One of the salient characteristics of ancient Egypt undoubtedly is its hieroglyphic script. The "code" to decipher this writing system was cracked precisely two hundred years ago, in 1822, by the brilliant French linguist Jean-François Champollion—the founding father of Egyptology. The complexity of Egyptian hieroglyphs resulted in a low literacy rate among the Pharaonic population.

    In this lecture, Dimitri Laboury will address the level(s) of literacy and scholarly education among the makers of the countless hieroglyphic monuments that help make ancient Egypt so famous....

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    Book Talk: Civic Education in the Age of Mass Migration

    Location: 

    Immigration Initiative at Harvard—Online

    Dr. Angela M. Banks will discuss her recent book Civic Education in the Age of Mass Migration: Implications for Theory and Practice.

    Angela M. Banks is a legal scholar specializing in membership and belonging in democratic societies. She is the Charles J. Merriam Distinguished Professor of law at the Sandra Day O’Connor College of Law at Arizona State University, and a member of the Council on Foreign Relations. She is the author of...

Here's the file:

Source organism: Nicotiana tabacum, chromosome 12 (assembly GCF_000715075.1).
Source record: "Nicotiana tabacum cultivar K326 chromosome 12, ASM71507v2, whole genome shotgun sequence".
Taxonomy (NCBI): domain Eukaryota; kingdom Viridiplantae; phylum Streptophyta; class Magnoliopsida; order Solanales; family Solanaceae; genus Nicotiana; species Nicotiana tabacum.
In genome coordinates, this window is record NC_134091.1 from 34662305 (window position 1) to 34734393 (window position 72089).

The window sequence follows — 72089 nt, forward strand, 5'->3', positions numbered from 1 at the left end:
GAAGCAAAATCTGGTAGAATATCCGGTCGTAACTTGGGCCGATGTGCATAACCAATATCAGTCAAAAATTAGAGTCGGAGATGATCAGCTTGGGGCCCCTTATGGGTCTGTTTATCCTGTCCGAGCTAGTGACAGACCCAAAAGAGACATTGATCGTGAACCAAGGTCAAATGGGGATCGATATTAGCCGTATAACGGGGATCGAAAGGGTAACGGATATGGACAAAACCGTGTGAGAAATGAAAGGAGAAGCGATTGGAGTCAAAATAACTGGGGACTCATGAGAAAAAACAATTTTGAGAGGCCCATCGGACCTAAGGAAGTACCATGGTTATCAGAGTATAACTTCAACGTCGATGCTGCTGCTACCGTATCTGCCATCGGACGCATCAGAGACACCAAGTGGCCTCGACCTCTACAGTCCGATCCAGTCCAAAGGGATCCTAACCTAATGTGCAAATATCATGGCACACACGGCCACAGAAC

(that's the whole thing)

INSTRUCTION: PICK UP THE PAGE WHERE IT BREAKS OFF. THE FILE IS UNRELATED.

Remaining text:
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    Benin Bronzes in Context

    Location: 

    Peabody Museum of Archaeology & Ethnology—Online

    In Benin Bronzes in Context, Sarah Clunis will look at objects currently in the care of Harvard and discuss the way that these objects represent an iconographic and contextual story of trade, contact, and crossroads between cultures. Diana Loren will moderate a discussion after the presentation.

    The bronze, ivory, and wooden artworks broadly known as the “Benin Bronzes” were taken from Benin City as part of the British Punitive Expedition of 1897 and dispersed to private collections and museums around the world. The Peabody Museum of Archaeology & Ethnology...

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    Why the Mississippi Delta Matters

    Location: 

    Harvard Radcliffe Institute—Online

    W. Ralph Eubanks is a visiting professor and writer-in-residence at the University of Mississippi, where he is affiliated with the Center for the Study of Southern Culture. Join Eubanks as he discusses his upcoming book, which weaves together personal history, archival research, reporting, blues and popular culture, and interviews with current Delta residents to tell the region’s history and explore why many residents of this iconic region of Mississippi persist in trying to transform a place that has been deemed broken and beyond repair.